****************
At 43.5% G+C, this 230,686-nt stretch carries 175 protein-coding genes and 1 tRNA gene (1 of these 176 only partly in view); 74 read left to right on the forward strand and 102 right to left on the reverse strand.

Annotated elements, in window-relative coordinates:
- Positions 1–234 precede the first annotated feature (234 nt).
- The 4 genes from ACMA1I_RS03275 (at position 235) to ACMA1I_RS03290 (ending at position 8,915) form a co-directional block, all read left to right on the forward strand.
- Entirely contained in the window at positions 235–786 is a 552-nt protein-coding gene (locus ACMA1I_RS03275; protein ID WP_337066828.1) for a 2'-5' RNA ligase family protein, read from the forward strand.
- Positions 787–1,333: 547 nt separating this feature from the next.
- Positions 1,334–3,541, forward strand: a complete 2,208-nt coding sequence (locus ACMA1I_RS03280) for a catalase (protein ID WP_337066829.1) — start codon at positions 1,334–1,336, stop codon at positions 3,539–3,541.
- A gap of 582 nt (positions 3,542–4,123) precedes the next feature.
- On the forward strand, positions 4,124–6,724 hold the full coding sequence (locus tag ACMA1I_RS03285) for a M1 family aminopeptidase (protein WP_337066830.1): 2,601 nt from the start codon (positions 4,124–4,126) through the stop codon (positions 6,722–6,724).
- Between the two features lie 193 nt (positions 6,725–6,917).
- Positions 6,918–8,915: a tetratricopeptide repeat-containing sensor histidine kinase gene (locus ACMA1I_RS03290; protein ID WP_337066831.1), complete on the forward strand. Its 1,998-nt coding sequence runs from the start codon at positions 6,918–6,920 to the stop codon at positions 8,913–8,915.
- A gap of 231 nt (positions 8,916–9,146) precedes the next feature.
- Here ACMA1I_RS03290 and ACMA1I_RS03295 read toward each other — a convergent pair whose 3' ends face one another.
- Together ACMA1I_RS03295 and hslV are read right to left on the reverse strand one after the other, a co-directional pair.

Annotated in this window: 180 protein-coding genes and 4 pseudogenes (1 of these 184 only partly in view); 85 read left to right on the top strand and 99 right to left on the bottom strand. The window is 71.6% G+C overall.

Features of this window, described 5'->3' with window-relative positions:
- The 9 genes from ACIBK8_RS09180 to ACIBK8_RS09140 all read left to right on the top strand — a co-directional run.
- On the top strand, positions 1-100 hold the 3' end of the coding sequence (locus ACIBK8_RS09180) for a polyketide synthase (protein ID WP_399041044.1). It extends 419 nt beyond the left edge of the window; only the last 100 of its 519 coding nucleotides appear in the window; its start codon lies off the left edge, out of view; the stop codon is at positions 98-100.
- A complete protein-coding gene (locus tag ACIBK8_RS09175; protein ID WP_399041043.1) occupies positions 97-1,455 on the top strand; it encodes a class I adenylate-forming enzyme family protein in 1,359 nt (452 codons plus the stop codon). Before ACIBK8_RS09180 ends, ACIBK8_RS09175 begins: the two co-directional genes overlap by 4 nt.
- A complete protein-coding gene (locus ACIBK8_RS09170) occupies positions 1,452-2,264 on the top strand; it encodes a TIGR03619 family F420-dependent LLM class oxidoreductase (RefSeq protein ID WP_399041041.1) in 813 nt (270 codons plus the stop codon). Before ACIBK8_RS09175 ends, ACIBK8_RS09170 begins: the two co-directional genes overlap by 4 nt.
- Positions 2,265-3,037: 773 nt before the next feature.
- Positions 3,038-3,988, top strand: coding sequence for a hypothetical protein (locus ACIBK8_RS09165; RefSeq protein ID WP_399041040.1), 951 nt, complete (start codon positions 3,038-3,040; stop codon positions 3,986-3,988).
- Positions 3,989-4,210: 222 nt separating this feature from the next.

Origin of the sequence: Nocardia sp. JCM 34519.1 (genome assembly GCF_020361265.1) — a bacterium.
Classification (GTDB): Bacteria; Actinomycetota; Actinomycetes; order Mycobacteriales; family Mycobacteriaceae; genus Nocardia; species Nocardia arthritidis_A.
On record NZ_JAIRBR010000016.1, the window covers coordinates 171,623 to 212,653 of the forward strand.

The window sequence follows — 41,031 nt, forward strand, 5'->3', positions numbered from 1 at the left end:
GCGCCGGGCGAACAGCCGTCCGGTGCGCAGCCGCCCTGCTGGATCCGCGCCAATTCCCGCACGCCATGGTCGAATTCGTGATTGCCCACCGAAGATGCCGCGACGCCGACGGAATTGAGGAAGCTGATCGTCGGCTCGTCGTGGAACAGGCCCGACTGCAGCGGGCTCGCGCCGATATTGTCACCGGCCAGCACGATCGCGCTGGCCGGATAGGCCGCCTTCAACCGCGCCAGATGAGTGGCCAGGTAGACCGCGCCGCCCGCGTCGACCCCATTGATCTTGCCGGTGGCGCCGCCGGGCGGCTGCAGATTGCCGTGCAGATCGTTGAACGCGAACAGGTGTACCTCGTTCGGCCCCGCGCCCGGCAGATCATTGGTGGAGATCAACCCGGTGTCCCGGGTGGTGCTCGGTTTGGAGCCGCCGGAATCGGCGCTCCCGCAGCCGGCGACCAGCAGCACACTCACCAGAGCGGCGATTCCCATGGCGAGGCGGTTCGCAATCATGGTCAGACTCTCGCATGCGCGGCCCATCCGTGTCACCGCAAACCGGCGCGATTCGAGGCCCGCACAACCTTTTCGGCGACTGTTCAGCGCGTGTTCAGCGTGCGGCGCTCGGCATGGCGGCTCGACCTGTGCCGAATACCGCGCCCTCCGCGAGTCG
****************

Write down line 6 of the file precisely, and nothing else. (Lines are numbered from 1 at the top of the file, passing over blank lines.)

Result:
- Positions 787–1,333: 547 nt separating this feature from the next.